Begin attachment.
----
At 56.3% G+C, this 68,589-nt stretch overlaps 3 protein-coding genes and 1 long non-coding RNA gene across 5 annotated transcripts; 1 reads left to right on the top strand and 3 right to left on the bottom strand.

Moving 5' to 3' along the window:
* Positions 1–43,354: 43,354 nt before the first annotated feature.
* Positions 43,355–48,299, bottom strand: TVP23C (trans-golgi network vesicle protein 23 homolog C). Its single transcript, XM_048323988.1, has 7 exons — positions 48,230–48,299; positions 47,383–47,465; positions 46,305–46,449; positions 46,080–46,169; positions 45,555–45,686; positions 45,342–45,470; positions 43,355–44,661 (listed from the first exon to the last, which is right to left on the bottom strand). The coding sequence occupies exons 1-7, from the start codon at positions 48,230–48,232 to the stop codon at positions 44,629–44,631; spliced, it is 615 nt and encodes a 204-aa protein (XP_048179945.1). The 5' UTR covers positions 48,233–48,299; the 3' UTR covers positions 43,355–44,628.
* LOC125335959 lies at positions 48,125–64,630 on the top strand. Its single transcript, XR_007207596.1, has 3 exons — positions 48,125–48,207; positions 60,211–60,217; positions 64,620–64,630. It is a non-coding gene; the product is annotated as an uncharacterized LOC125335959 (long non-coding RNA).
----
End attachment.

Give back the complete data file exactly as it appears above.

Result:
At 56.3% G+C, this 68,589-nt stretch overlaps 3 protein-coding genes and 1 long non-coding RNA gene across 5 annotated transcripts; 1 reads left to right on the top strand and 3 right to left on the bottom strand.

Moving 5' to 3' along the window:
* Positions 1–43,354: 43,354 nt before the first annotated feature.
* Positions 43,355–48,299, bottom strand: TVP23C (trans-golgi network vesicle protein 23 homolog C). Its single transcript, XM_048323988.1, has 7 exons — positions 48,230–48,299; positions 47,383–47,465; positions 46,305–46,449; positions 46,080–46,169; positions 45,555–45,686; positions 45,342–45,470; positions 43,355–44,661 (listed from the first exon to the last, which is right to left on the bottom strand). The coding sequence occupies exons 1-7, from the start codon at positions 48,230–48,232 to the stop codon at positions 44,629–44,631; spliced, it is 615 nt and encodes a 204-aa protein (XP_048179945.1). The 5' UTR covers positions 48,233–48,299; the 3' UTR covers positions 43,355–44,628.
* LOC125335959 lies at positions 48,125–64,630 on the top strand. Its single transcript, XR_007207596.1, has 3 exons — positions 48,125–48,207; positions 60,211–60,217; positions 64,620–64,630. It is a non-coding gene; the product is annotated as an uncharacterized LOC125335959 (long non-coding RNA).